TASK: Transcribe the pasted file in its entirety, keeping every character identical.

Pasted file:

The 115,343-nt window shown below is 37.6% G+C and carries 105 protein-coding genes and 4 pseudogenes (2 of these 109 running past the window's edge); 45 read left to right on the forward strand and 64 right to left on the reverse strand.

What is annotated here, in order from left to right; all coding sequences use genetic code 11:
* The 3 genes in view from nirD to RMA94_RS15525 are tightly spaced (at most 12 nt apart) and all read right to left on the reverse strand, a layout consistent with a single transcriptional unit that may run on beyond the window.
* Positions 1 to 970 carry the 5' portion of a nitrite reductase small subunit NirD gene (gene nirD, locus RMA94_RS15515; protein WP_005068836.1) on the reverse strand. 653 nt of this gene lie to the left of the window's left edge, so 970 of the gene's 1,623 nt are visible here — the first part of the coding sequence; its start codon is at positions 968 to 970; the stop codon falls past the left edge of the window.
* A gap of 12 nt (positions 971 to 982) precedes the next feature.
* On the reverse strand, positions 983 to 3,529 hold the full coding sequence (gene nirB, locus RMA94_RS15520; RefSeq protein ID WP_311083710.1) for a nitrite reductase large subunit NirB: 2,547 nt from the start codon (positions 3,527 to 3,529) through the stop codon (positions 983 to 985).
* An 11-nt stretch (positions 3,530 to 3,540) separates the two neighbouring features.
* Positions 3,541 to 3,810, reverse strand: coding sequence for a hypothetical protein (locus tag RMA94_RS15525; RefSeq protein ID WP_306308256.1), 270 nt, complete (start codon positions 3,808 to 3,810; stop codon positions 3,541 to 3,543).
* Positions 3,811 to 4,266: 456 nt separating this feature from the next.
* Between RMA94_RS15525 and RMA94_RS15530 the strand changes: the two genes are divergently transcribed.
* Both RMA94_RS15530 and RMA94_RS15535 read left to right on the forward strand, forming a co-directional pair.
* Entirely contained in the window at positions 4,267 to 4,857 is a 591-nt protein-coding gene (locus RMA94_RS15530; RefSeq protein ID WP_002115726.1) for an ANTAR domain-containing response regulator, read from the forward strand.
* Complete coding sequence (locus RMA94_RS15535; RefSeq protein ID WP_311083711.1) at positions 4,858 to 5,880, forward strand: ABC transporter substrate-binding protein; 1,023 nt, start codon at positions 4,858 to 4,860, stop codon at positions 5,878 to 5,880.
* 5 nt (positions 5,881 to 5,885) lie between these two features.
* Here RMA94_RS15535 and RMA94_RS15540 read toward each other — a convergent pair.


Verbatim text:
The 115,343-nt window shown below is 37.6% G+C and carries 105 protein-coding genes and 4 pseudogenes (2 of these 109 running past the window's edge); 45 read left to right on the forward strand and 64 right to left on the reverse strand.

What is annotated here, in order from left to right; all coding sequences use genetic code 11:
* The 3 genes in view from nirD to RMA94_RS15525 are tightly spaced (at most 12 nt apart) and all read right to left on the reverse strand, a layout consistent with a single transcriptional unit that may run on beyond the window.
* Positions 1 to 970 carry the 5' portion of a nitrite reductase small subunit NirD gene (gene nirD, locus RMA94_RS15515; protein WP_005068836.1) on the reverse strand. 653 nt of this gene lie to the left of the window's left edge, so 970 of the gene's 1,623 nt are visible here — the first part of the coding sequence; its start codon is at positions 968 to 970; the stop codon falls past the left edge of the window.
* A gap of 12 nt (positions 971 to 982) precedes the next feature.
* On the reverse strand, positions 983 to 3,529 hold the full coding sequence (gene nirB, locus RMA94_RS15520; RefSeq protein ID WP_311083710.1) for a nitrite reductase large subunit NirB: 2,547 nt from the start codon (positions 3,527 to 3,529) through the stop codon (positions 983 to 985).
* An 11-nt stretch (positions 3,530 to 3,540) separates the two neighbouring features.
* Positions 3,541 to 3,810, reverse strand: coding sequence for a hypothetical protein (locus tag RMA94_RS15525; RefSeq protein ID WP_306308256.1), 270 nt, complete (start codon positions 3,808 to 3,810; stop codon positions 3,541 to 3,543).
* Positions 3,811 to 4,266: 456 nt separating this feature from the next.
* Between RMA94_RS15525 and RMA94_RS15530 the strand changes: the two genes are divergently transcribed.
* Both RMA94_RS15530 and RMA94_RS15535 read left to right on the forward strand, forming a co-directional pair.
* Entirely contained in the window at positions 4,267 to 4,857 is a 591-nt protein-coding gene (locus RMA94_RS15530; RefSeq protein ID WP_002115726.1) for an ANTAR domain-containing response regulator, read from the forward strand.
* Complete coding sequence (locus RMA94_RS15535; RefSeq protein ID WP_311083711.1) at positions 4,858 to 5,880, forward strand: ABC transporter substrate-binding protein; 1,023 nt, start codon at positions 4,858 to 4,860, stop codon at positions 5,878 to 5,880.
* 5 nt (positions 5,881 to 5,885) lie between these two features.
* Here RMA94_RS15535 and RMA94_RS15540 read toward each other — a convergent pair.